The policy should examine the valuation inputs methodically to ensure that they can be traced to suitable up-to-date sources or when assumptions are used, the rationale for their use is clearly considered. For instance, one of the most significant assumptions in Level 3 valuations is often multiples are applied based on data from comparable listed companies. A robust valuation policy would lay out specific qualitative and quantitative comparability criteria for the selection of any applicable multiples and traded peers’ baskets.

4. Involve an independent expert

Private investment valuations are highly subjective and concerns may be raised over the independence of management and the Board. Involving an independent expert will help benchmark management’s valuations and alleviate concerns. It also offers more confidence to the Board approving the valuation as well as investors and other stakeholders using the portfolio valuation.

5. Introduce more valuation-specific training for the Board of Directors

In order to scrutinise valuations presented to the Board of Directors, there must be a strong understanding of the valuation methodologies and guidelines outlined by IPEV or AICPA. As some aspects of valuation practices and industry landscapes change routinely, the training calendar should take this into account. Training programmes should cover the latest practices, guidelines, standard requirements and be maintained regularly.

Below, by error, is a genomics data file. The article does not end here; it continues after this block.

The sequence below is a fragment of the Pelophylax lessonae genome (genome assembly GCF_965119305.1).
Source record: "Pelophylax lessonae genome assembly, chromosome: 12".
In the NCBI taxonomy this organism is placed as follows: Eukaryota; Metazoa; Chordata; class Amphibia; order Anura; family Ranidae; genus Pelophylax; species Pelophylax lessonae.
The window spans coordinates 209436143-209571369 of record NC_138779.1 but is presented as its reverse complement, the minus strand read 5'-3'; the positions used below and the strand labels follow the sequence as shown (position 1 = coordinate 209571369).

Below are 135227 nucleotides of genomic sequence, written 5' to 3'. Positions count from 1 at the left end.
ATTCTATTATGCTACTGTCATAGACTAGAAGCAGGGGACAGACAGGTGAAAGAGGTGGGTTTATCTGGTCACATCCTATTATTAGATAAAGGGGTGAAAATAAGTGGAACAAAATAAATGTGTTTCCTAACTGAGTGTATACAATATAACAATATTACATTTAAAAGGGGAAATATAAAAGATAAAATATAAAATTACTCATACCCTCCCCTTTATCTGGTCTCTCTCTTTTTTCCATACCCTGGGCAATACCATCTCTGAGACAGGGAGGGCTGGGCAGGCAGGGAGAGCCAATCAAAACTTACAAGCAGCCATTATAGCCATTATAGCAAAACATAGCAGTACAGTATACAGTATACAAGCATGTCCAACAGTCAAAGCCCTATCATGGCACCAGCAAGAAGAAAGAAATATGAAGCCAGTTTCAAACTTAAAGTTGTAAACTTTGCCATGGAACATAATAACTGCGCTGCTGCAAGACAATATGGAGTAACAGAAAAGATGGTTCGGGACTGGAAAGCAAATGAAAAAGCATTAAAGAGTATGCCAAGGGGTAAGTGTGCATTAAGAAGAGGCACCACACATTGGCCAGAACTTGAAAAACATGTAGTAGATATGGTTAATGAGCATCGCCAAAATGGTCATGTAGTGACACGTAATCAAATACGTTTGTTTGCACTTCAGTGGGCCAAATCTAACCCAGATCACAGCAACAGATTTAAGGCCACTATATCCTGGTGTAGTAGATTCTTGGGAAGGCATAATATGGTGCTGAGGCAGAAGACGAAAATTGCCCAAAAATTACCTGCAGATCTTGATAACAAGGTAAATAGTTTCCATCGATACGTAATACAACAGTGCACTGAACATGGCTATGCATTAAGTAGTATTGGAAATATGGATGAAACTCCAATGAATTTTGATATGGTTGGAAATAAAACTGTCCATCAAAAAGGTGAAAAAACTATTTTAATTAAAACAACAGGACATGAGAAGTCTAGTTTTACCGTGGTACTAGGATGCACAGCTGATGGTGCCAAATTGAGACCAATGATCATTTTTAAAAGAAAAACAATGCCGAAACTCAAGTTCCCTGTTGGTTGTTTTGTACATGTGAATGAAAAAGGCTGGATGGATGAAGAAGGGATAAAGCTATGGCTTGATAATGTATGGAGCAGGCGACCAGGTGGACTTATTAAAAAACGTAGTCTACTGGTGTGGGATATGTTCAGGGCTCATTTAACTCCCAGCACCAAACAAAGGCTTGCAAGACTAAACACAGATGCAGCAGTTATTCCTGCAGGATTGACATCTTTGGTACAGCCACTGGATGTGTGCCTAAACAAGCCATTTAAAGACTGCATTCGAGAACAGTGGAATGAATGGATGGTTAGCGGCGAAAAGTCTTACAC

Helping NEDs to navigate complexities

As the financial and regulatory landscape evolves, Boards are being pushed to assume greater responsibility in demonstrating effective governance and reporting. As investor and audit expectations intensify, having a clear and defined governance framework also enables NEDs to navigate the complexities of valuing illiquid assets and demonstrate the appropriate level of challenge needed to mitigate the risk of incorrect valuation. A governance framework that includes NEDs attending valuations committees, a comprehensive and well-documented valuation policy, the use of an independent expert, and more technical valuation training for the Board of Directors is not only best practice; it can also equip NEDs to challenge private investment valuations with confidence.